“I am naturally suspicious. It takes a lot of time before I let people come close. I like to keep my distance. You meet a lot of weird people in this business, so you have to be cautious.”

Caution permeates Edberg’s life, from the investment of his vast wealth to his vision of the future.

“I want to have a stable life. Not too many surprises. Have my things in order, a nice house and good friends around me. Maybe a nice dinner once in a while. But I don’t need a helicopter in the garden to take me there.”

The one exception to this ordered existence is Edberg’s tennis, which, despite his arguments to the contrary, is still beguilingly eccentric. Articulate as he is, only on the tennis court does Edberg express himself fully, and even then you have to watch carefully and wait patiently for the genius to flow. It can take a long time.

The main tension in Edberg’s life comes from his lust for perfection and, because he alone among the top players knows the true meaning of the word, the search can be lonely and frustrating. When you can play tennis as faultlessly as Edberg did in the Wimbledon semi-final against Lendl last year and for the first two sets of the final, mediocrity is very hard to accept.

“I am very determined and sometimes I put too much pressure on myself, expect too much of myself. Semi-finals and finals are no good to me anymore. I have to win tournaments, and if I lose I get edgy and I have to get back to work, I’ve always been disciplined. It comes from childhood.”

In his autobiography, Uncovered, Pat Cash remembers his days on the junior European tour:

My third European trip showed that great things were by now a distinct possibility. To start with, I finally managed to win the Avvenire Cup singles prize in Milan. First I had to beat two players who could certainly go on to make their mark on the game: Emilio Sanchez in the quarterfinals and Karel Novacek in the semis. My reward was a place in the final, and a first confrontation with another young Swede who would figure prominently in my career.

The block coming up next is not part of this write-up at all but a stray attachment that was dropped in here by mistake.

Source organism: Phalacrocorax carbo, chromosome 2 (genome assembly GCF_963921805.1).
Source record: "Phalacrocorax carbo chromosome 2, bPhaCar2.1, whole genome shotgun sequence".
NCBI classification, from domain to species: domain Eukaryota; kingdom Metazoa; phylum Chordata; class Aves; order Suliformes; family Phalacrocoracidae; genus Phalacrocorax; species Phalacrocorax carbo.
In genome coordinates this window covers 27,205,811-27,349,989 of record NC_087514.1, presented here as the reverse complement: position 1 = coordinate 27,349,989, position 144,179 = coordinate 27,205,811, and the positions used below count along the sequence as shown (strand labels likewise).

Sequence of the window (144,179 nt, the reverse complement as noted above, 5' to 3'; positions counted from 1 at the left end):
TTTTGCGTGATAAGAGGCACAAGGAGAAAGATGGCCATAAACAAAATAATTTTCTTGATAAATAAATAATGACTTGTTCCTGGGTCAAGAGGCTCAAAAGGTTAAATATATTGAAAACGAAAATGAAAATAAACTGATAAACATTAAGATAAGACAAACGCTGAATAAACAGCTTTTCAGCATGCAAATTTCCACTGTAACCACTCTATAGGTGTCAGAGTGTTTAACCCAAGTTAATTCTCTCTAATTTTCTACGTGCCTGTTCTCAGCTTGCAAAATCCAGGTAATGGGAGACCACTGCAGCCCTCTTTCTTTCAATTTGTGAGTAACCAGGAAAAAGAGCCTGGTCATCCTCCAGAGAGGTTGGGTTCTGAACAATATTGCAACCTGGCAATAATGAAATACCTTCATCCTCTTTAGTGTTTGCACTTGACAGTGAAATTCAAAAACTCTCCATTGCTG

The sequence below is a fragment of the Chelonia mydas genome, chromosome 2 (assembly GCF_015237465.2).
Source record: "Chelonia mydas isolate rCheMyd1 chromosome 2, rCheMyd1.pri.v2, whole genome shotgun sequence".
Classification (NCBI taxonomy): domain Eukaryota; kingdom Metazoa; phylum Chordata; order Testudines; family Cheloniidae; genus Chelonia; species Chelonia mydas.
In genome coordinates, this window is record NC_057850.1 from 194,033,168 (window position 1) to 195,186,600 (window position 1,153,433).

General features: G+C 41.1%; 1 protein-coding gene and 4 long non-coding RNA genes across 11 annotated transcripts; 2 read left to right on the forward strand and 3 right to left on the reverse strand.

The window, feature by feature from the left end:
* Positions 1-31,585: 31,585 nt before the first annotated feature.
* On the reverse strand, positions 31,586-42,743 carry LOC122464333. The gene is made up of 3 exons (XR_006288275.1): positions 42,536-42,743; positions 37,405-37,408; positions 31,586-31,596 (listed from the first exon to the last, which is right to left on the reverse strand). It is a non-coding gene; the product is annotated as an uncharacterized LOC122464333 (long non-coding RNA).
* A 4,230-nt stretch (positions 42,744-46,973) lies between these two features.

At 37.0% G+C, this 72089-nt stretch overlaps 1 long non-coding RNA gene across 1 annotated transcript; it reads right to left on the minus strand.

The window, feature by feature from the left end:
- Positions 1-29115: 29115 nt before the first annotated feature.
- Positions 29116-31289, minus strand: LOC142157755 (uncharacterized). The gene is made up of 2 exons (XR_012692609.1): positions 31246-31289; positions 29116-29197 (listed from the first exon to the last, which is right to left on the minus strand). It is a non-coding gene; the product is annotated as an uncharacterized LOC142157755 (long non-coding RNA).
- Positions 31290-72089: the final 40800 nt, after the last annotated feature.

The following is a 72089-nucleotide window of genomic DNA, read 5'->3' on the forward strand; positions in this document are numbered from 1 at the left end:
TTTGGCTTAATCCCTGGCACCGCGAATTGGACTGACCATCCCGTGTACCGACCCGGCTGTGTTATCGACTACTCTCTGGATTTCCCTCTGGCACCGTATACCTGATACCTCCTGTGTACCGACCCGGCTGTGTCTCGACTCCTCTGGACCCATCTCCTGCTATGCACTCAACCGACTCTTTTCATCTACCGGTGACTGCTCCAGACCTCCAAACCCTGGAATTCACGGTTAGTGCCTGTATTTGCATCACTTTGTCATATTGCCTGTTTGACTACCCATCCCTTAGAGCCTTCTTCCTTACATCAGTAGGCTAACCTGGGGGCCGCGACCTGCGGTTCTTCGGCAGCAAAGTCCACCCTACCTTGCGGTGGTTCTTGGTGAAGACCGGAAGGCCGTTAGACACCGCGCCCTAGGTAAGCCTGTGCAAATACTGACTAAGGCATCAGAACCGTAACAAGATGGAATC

In those days Stefan Edberg played the traditional Borg way. Like all the others he rarely strayed from the baseline, hit with a double-fisted backhand, and seemed to regard the net as something carrying rabies. Although feeling extremely nervous, I beat him without too many problems, and my rapidly rising junior ranking escalated still further. However, my supposed knowledge of Stefan Edberg tested the strength of my friendship with Wally Masur a year or so later.

The two young Aussies arrived in Lisbon to try and qualify for a tour event. Wally was drawn against Edberg, and I told him there was nothing to worry about because he was a typical Swede who just stayed back on the baseline. But sitting courtside, I couldn’t believe what I saw: there was this supreme young fair-haired athlete who served and volleyed everything with the crispest single-handed backhand I’d ever seen.

To pretty swift sets later, a soundly beaten and decidedly pissed off Wally stumbled his way from the court to the locker room. On his way, he gave me the unfriendliest of looks and I thought I heard him utter, thanks for the tip mate. I’d like to think they were the exact words he used, but I know for a fact they were interspersed with other considerably stronger.

By Alan Trengove, Australian Tennis, August 1991

What makes two-time Wimbledon champion Stefan Edberg the great player he is?
Many will nominate Edberg’s backhand as the one shot that distinguishes him from most of his rivals. Others will cite his graceful and usually very effective service, or his crisp, instinctive volley. How does the Swede himself perceive his main strength?

When the question was put to him during Wimbledon, he had no hesitation in saying that his mobility is the key to his success. Certainly, no player of comparable height (he is 6 feet 2, or 188cm) covers the court with so much speed and flexibility.